Lamar Odom: "Our aura comes off soft right now."

Those were the words of Lamar Odom after Tuesday's 109-107 win over the Raptors at Staples.

Noah Graham/NBAE via Getty Images

Driving through a double team is hard. Unlike L.A.'s aura, which Lamar Odom says is coming off as soft.

They reflected the mood in a Lakers locker room in which nobody was particularly happy with what it took- more Kobe Bryant heroics- to dispatch a middle-of-the-road Eastern Conference team coming into the game with a 10-19 mark south of the Canadian border. The normally gregarious Odom spoke while seated and facing his locker, often in what came off as an angry, occasionally muttering rant.

It was tough to discern every word perfectly, but the meaning each was perfectly clear.

"We’ve got dudes on the Raptors talking (trash)," he said, noting Toronto hasn't exactly arrived as an NBA powerhouse. "But our disposition as a team gives some of these young cats, these dudes, the right. They feel like they got the right. A couple of dudes talking to me today, if I’d have talked to Charles Oakley like one of those dudes like that, I probably would have been smacked in my face."

The smack talk happens because over the season's first 65 games the Lakers played with too little focus, too cavalier an attitude. "It’s given these teams like a quiet confidence, where they think they can beat us," Odom continued. "They start talking and carrying on. Extra animated, even when they come here. I don’t expect that. The respect level, it seems like we’ve got to take it from teams."

"(They're) way too confident against us.”

The season didn't start this way, he noted. "I felt like we were [taking it to teams] at the beginning of the year," he said. Odom then made a sound almost like a steam engine, driving and pushing relentlessly, demonstrating how they attacked teams. "(Opponents) are like, “Man, it’s too hard.”

Whatever it was the Lakers had, that extra edge of a champion causing the opposition to flinch at important times, Odom said it was gone. "Now, at this point of the season, teams watching are like “Yeah, we can beat (those guys.)”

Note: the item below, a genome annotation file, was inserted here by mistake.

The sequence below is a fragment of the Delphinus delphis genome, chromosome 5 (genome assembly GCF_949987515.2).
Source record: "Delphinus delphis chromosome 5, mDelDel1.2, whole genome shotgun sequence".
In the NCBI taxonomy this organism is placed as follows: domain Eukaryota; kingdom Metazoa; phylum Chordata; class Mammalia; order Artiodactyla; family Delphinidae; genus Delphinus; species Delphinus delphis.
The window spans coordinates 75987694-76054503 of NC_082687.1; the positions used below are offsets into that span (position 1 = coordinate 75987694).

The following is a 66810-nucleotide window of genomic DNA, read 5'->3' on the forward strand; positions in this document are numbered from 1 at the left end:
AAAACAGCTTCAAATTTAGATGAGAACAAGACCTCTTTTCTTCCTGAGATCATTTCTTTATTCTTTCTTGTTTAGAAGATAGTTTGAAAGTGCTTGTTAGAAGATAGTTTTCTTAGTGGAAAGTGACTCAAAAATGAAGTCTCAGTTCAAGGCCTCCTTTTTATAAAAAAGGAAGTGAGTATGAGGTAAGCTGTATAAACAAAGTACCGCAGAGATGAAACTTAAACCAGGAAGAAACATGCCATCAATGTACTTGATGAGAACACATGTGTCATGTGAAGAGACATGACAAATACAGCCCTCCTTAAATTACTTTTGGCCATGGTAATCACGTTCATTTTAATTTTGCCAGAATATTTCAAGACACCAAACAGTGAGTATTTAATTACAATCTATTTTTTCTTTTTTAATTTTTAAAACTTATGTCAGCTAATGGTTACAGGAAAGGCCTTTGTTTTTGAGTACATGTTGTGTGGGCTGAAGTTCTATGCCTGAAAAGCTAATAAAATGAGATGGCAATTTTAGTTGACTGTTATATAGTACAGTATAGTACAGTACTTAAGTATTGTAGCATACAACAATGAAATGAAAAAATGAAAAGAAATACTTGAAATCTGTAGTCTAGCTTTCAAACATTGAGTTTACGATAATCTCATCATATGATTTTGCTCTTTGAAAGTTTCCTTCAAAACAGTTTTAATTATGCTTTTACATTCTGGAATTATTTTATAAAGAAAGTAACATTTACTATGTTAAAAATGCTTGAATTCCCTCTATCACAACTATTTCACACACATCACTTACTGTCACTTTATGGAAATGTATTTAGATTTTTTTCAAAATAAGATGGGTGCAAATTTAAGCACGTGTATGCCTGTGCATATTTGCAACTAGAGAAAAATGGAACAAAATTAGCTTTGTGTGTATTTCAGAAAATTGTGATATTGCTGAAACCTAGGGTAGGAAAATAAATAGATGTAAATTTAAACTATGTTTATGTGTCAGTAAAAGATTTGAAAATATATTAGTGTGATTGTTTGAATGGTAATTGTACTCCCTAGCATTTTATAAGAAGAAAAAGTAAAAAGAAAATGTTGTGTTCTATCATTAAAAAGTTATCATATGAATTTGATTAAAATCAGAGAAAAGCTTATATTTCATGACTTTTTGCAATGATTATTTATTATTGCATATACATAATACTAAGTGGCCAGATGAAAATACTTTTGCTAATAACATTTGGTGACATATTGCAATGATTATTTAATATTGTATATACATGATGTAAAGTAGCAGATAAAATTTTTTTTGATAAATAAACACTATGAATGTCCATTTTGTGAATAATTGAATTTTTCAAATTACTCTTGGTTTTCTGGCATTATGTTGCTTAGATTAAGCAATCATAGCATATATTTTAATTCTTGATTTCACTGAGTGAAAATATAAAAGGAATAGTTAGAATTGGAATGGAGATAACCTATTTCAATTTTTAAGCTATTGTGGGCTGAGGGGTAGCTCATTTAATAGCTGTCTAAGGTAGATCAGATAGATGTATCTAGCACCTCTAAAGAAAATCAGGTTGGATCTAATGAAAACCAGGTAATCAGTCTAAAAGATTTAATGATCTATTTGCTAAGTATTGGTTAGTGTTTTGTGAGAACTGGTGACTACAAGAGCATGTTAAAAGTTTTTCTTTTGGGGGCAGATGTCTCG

It can be difficult to quantify the importance of individual games over a season. They are all one of eighty two, each with the possibility of bringing something significant and also with the potential to be overblown. Does it right and truly matter if a title team loses a random game to the Clippers four months before the playoffs? What about a Christmas game against Cleveland?

But over 65 games, patterns emerge. The Lakers haven't fared well against the best teams in the NBA. They've required Bryant to bail them out seven times, and asked him to do it three more. The record is solid, but feels emptier. So I agree with Odom- the '09-'10 brew of injuries, lack of continuity, and complacency has punched huge holes in L.A.'s air of invincibility. Now add the fact every team in the league gets geared up to play the Lakers in a down year, let alone during a title defense, and it's easy to see how much harder the Lakers may have made things for themselves en route to a possible repeat.

I might not be right all that often, but have said for a while the way in which the Lakers have seemed determined to improve the collective morale across the NBA could hurt them. In a playoff environment where the margins are thin and intangibles matter, could the confidence Cleveland, Dallas, and Denver have gained against them be what costs the Lakers a second straight title? It may be impossible to know, but should L.A. fail in the playoffs I guarantee it'll be something people point to.

That was one half of Odom's message. The other? From his perspective, "it," the idea teams can play the Lakers with swagger they may not have earned with a title, ends now.

"That (expletive) Matt Barnes pulled? That ain’t never gonna happen again. He was lucky it was a close game.”

Odom said Tuesday's was the second straight game in which he nearly was tossed, and seemed to imply an ejection might be coming. (Like I said, it was occasionally hard to tell exactly what he meant). Either way, Odom made it clear he wants to "go in there and mix it up." Not in a turn-back-the-clock-to-Pat-Riley's-Knicks way, but through aggressive, physical play. A hard foul. The determination to win games ugly.

In their own way, Derek Fisher, Pau Gasol, Phil Jackson, and Kobe said similar things after the game. The Lakers have officially made it harder for themselves. How they handle it from here will play a major role in whether or not we're all back at the Coliseum this June.